On October 3rd, I launched ClusterCards 2, a complete redesign of my business card scanner app. As I myself don’t have much experience (at all) with launching apps, I’ve found it incredibly valuable to learn from others about their launch and the good or bad, so I wanted to give back by sharing myself.
To do that, I’ve decided to start a small series, in which I’ll post about different topics related to my pre-launch, launch, and post launch. This week, I wanted to start with a short post sharing some stats and information from my launch day.
Before I share these stats, please know that I am not intending to brag or make it look like it was a huge success—I just want to provide context to others who are planning to launch their app or simply interested in how it went.
Now that that’s out of the way, lets get started with some raw numbers! Note that in the numbers below, ClusterCards+ is priced at $0.99 monthly, $9.99 yearly, and $17.99 lifetime and accordingly around the world.
- 📱 7,283 App Store page views
- ⬇️ 2,615 downloads
- ⬆️ 3,501 updates
- 💰 $887 from ClusterCards+ Lifetime ($607 after Apple’s 30% cut)
- 📅 61 subscriptions to ClusterCards+ Monthly (with a 1 month free trial)
- 📅 14 subscriptions to ClusterCards+ Yearly (with a 1 month free trial)
- ⭐️ 4.8 star average from ratings (including version 1, the app overall has a 4.4 star average)
- 📝 6 new reviews in the iOS App Store
Statistics are from a mix of App Analytics in App Store Connect, Sales and Trends in App Store Connect, and AppFigures
Throughout the week, 122 people, or approximately 0.05%, converted to paying customers (although the subscription customers are still on their trials). I was quite shocked that Lifetime was the biggest seller, as I had expected more subscription sales, but the ratio of Monthly to Yearly users is as I expected.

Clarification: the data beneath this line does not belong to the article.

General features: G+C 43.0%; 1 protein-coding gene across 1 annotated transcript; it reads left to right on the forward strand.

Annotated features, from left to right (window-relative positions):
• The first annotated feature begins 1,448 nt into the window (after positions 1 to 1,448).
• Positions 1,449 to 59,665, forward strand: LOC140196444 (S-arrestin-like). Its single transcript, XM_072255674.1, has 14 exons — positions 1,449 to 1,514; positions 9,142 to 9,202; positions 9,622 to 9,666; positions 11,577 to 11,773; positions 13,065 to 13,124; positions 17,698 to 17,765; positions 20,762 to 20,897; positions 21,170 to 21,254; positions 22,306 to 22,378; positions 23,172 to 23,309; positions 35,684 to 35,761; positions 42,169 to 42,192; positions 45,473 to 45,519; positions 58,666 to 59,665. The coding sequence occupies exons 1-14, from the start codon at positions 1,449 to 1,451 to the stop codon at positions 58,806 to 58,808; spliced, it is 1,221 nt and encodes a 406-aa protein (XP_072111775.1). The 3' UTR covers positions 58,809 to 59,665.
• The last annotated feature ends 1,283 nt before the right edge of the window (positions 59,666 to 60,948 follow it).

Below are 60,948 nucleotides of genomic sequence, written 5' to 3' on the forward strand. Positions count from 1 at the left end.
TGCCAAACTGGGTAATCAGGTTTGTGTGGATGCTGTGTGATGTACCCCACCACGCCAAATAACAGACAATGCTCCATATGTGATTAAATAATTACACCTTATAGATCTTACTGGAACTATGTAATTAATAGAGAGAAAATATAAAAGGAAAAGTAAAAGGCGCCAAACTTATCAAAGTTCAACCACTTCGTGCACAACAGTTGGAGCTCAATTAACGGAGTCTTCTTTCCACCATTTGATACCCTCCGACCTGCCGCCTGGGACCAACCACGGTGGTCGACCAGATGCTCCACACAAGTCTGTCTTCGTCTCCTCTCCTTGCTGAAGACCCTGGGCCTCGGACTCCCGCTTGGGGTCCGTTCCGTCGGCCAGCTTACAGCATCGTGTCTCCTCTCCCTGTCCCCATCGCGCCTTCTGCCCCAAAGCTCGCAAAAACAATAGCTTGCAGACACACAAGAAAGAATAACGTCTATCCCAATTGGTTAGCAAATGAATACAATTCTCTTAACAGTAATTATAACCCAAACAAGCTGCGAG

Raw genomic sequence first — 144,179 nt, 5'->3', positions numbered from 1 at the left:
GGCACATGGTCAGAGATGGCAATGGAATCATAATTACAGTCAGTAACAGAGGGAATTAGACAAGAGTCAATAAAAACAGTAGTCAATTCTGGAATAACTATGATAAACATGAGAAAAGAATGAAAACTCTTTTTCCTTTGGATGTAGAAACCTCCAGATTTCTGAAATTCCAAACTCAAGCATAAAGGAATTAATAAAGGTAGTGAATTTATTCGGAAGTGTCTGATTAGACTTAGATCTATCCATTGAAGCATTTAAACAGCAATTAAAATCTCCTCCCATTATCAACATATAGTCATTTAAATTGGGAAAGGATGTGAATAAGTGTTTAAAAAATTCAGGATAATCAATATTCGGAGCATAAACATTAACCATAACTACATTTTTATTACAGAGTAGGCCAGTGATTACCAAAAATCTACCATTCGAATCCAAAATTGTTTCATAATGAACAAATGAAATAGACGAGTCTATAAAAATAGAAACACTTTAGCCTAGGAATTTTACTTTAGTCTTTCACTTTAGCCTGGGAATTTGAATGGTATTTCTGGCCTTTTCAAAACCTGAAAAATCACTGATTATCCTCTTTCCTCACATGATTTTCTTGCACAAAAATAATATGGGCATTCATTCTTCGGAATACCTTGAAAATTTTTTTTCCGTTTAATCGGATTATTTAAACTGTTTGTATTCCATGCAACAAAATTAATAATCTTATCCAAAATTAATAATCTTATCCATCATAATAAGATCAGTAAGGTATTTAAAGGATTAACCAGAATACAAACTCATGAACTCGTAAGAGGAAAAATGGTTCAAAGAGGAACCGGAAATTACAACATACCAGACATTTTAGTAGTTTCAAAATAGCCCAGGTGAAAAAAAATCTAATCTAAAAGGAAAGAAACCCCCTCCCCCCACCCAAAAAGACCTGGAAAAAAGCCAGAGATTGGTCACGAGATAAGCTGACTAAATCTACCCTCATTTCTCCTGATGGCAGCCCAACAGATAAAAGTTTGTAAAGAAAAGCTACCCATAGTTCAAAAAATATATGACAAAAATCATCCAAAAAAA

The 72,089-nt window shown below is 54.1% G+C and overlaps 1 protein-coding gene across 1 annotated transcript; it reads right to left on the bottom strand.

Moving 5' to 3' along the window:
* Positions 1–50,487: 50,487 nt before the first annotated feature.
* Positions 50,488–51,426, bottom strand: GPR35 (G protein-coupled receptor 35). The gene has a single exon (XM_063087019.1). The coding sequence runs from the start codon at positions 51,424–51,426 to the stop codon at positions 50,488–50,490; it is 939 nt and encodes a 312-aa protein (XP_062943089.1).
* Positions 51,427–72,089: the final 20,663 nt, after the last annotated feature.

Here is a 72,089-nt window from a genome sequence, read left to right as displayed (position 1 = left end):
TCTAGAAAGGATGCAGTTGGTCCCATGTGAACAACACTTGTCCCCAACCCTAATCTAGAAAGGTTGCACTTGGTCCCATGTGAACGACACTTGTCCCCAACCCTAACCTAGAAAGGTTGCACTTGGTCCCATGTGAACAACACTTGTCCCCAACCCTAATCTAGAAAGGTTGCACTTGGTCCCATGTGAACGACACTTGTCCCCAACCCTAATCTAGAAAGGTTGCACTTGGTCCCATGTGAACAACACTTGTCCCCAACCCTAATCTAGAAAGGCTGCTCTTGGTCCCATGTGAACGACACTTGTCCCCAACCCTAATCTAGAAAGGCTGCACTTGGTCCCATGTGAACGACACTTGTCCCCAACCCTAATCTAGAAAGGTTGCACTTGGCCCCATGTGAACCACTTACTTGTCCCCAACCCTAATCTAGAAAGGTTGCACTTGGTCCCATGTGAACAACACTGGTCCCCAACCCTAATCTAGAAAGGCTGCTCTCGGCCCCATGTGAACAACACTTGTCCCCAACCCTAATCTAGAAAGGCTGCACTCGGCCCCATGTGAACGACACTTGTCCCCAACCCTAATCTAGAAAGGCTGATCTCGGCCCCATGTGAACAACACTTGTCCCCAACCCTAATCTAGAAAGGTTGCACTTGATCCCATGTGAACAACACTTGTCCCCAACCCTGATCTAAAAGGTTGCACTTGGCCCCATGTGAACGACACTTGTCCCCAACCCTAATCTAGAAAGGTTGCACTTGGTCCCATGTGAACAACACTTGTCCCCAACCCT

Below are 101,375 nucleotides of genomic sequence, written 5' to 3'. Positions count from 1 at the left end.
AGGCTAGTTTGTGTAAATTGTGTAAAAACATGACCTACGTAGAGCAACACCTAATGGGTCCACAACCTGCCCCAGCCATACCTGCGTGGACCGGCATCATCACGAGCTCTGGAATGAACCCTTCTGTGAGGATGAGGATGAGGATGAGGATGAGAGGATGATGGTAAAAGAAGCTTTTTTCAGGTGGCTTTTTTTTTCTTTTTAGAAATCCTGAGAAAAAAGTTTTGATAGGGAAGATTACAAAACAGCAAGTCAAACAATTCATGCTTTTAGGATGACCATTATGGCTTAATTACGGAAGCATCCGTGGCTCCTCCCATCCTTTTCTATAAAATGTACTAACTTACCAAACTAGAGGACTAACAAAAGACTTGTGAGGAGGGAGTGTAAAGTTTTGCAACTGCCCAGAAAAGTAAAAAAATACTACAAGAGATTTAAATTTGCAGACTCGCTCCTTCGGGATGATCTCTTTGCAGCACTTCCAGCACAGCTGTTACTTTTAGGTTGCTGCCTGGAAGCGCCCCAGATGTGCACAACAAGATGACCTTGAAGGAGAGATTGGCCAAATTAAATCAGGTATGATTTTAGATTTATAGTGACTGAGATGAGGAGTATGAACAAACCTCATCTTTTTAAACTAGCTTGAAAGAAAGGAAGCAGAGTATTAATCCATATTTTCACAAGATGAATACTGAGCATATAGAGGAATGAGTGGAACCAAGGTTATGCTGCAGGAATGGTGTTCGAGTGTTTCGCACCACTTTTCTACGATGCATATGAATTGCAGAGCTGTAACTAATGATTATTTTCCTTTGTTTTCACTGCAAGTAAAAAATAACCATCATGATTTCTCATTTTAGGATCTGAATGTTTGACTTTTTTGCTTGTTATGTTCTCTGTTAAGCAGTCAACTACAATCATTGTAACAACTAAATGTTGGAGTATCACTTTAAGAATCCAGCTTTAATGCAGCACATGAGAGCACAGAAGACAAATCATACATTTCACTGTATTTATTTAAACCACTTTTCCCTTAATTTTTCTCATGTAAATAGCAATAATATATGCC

However, lets take a look at some graphs to better understand the week.
Here are some graphs from the week, along with a short explanation of each and some thoughts.
This graph shows downloads and revenue each day. The first day was my biggest day, but I did see a little spike (not very visible due to the smooth curve) on the third day, possibly from people sharing the app or some of the later articles about the app (more about this in an upcoming blog post on marketing!). An interesting thing I noticed is that while the downloads slowed down after the initial bump, revenue stayed steady. I feel like that’s evidence of existing users taking a few days more to convert.
This graph shows the top countries in terms of downloads. As normal, the United States was the top country, and as English is the only language that ClusterCards is localized in for now, the remaining English-speaking countries topping the list is to be expected (Germany seems to be an exception, but I haven’t been able to find any German articles).
This is a pie chart of my downloads split into where the users came from (App Store Browse is downloads originating from users browsing the store, App Store Search is downloads originating from a search, and App/Web Referrer is downloads after a user clicked a link to the app from a site or another app.) I believe the users coming from Web/App Referrers are likely to be mostly from my tweets or some of the articles written about ClusterCards, while the App Store Search downloads may have been a mix of people searching specifically for the app and people just looking for a business card scanner.
Overall, I’m incredibly happy with how ClusterCards 2 launch week went, especially considering that I did not get much press attention. I just wanted to say thanks to everyone who shared, downloaded, or checked out ClusterCards-it’s really appreciated!
I hope seeing this data and statistics help you to have a better understanding of how my launch week went, whether you’re launching your own app soon or are thinking of starting your own! If you found this post interesting or useful, I highly encourage you to check out Charlie Chapman and Jordan Morgan’s blogs, which I found very valuable when planning my launch and expectations.
Stay tuned for the next blog post in this small series, where I hope to talk more about my Marketing strategy and how it went.
Thanks for reading 📈